Where Do Most Succulents Come From?
every succulent has its own symbolism

Myth 2: It Keeps Family Members Safe and Prosperous

The Houseleek is believed to ward off evil and keep family members safe and prosperous. It has been believed to protect the household against witchcraft, fire, and lightning.

Fun Fact: This was one of the reasons why Roman Emperor Charlemagne (742-814 AD) ordered all the people under his rule to grow houseleeks on their roofs.

Whether you this is a fib or not to you, they still make beautiful house plants!

Where Do Most Succulents Come From?
long succulents

Myth 3: Attracting Wealth

The myth goes that the Jade succulent was used to attract good luck and bring wealth to Asian communities. The presence of the succulent is considered auspicious. It has beautiful vibrant green leaves. Wealth and prosperity are elements related to growth and renewal. That is why this plant is a symbol of just that.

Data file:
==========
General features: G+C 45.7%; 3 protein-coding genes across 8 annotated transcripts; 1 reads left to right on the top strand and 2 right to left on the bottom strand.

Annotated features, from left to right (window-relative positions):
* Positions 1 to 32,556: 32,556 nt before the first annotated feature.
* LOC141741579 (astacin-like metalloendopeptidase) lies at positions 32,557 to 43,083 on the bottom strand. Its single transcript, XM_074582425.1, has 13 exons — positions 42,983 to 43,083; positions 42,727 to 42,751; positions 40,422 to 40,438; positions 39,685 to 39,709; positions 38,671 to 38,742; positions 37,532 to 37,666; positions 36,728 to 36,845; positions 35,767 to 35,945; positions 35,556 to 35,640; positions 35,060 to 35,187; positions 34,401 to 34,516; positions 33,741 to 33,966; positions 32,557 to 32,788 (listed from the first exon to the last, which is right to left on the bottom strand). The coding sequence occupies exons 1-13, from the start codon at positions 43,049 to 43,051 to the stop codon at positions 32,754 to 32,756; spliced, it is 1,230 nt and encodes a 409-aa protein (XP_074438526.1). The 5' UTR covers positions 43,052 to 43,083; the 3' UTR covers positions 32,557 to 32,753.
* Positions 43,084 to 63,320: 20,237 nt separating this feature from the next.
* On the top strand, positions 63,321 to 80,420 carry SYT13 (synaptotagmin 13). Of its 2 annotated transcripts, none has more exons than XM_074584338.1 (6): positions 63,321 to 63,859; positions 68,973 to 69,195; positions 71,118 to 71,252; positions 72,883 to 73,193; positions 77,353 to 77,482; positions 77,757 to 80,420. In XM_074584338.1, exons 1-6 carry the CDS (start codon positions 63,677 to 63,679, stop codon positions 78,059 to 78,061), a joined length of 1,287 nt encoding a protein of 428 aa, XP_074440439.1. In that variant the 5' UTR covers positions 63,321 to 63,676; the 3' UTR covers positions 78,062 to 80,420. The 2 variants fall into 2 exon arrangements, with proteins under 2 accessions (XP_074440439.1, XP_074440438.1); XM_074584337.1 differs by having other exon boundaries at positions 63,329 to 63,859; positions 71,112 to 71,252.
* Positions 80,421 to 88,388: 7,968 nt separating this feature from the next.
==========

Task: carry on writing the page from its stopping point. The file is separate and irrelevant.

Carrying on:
We love the Jade plant! Read more about this beauty with our article, here.

Where Do Most Succulents Come From?
bringing good luck and good fortune

Where Do Most Succulents Originate then?

Although succulents are indigenous plants to many parts of the world, they tend to be dominant in Africa, Central America, and South Africa. These places offer different conditions for their growth and produce different species.

For that, these plants have a wide range of habitats and thrive in environments that would otherwise be inhabitable for other plant species. From extreme temperatures to low rainfall, these plants tend to be very hardy and adaptable.

Where Do Most Succulents Come From?
Aloe Vera

The Country that Hosts the Most Succulents

Now, while it is impossible to explicitly state the exact country that hosts the most succulent species, it is apparent that most species end up being native to a number of countries. Mexico is one of the greatest succulent plants’ habitats.


It hosts numerous succulent plant species due to its conducive climate and conditions. It’s dry and hilly, and its climate is quite extreme. Some of the most common species include Echeveria Elegans, Echeveria Agavoides, Graptopetalum Pentadrum, Sedum allantoides, Echinocereus Viridiflorus (nylon Hedgehog Cactus), Seven Stars, ladyfinger Cactus, Moses in the Cradle, Hookers Orchid Cactus, and many more.